Service First and Simas moved for summary judgment in both cases, arguing (among other things) that they could not be held liable because Simas's provision of information to the board was absolutely privileged under section 47(b). The trial court agreed, explaining as follows: "In this case, all the actions complained of relate to Service First's efforts to obtain a recommendation from the County Board of Supervisors for a DUI program license. The complaints relate to the presentation that Simas made to the Board and the allegedly inaccurate information that Simas provided to the Board in order to convince the Board that there was a need for a new DUI program and that a new DUI program would not jeopardize the fiscal integrity of the existing providers. The process to obtain the recommendation of the Board is an official proceeding under Civil Code § 47. Furthermore, all of the comments made and information provided by Service First and Simas related directly to the efforts to obtain the Board's recommendation for a license. Therefore, the actions complained of are absolutely privileged under Civil Code § 47. Because the actions are absolutely privileged, all of the claims in the complaint are barred."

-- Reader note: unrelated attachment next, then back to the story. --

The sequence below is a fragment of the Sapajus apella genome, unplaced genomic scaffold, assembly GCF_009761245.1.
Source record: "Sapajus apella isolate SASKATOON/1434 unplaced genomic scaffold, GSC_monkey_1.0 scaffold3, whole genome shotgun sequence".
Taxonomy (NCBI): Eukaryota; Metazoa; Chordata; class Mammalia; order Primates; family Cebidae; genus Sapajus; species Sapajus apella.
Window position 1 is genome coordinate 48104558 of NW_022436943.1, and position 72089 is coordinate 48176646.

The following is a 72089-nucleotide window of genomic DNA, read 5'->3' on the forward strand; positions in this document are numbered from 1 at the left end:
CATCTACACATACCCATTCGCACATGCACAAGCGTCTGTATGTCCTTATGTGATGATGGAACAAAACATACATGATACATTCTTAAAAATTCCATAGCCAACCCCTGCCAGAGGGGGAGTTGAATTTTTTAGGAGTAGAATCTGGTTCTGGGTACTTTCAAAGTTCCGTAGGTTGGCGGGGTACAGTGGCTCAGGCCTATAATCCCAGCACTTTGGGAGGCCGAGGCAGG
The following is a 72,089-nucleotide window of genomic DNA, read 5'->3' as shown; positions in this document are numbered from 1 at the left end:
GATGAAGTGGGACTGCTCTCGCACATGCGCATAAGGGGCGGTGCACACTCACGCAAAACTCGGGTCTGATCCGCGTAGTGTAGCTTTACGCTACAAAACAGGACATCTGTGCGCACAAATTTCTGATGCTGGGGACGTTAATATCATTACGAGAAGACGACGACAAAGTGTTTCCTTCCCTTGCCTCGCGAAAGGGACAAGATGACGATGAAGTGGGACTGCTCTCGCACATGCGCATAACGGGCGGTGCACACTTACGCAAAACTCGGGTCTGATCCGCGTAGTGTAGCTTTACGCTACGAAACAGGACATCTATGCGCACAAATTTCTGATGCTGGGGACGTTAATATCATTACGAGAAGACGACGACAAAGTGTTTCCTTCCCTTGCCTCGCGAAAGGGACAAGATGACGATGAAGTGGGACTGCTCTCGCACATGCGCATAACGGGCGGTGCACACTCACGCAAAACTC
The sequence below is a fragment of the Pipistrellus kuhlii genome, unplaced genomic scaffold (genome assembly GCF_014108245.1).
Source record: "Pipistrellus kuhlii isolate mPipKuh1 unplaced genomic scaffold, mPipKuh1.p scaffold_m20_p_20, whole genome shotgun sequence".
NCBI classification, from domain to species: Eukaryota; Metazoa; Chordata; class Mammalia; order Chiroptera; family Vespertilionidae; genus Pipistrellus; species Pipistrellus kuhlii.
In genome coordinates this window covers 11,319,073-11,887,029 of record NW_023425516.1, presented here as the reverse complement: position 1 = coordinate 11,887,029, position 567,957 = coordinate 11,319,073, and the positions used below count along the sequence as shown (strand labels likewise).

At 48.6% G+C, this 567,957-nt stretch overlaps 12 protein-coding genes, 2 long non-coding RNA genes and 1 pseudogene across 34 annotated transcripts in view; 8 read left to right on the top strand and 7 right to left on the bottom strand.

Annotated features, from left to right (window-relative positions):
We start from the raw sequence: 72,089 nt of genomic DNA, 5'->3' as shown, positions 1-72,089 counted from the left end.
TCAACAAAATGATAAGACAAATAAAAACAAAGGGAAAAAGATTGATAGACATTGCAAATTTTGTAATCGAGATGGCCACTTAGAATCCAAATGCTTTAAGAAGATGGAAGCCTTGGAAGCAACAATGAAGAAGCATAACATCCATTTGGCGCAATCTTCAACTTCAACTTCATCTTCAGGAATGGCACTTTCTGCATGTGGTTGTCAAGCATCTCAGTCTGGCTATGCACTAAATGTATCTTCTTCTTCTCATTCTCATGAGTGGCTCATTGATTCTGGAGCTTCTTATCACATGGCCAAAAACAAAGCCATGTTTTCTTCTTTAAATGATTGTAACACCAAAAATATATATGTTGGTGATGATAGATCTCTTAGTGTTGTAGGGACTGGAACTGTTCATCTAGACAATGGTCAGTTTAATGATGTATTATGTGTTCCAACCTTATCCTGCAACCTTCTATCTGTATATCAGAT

Plaintiffs timely appealed in both cases.
Standard Of Review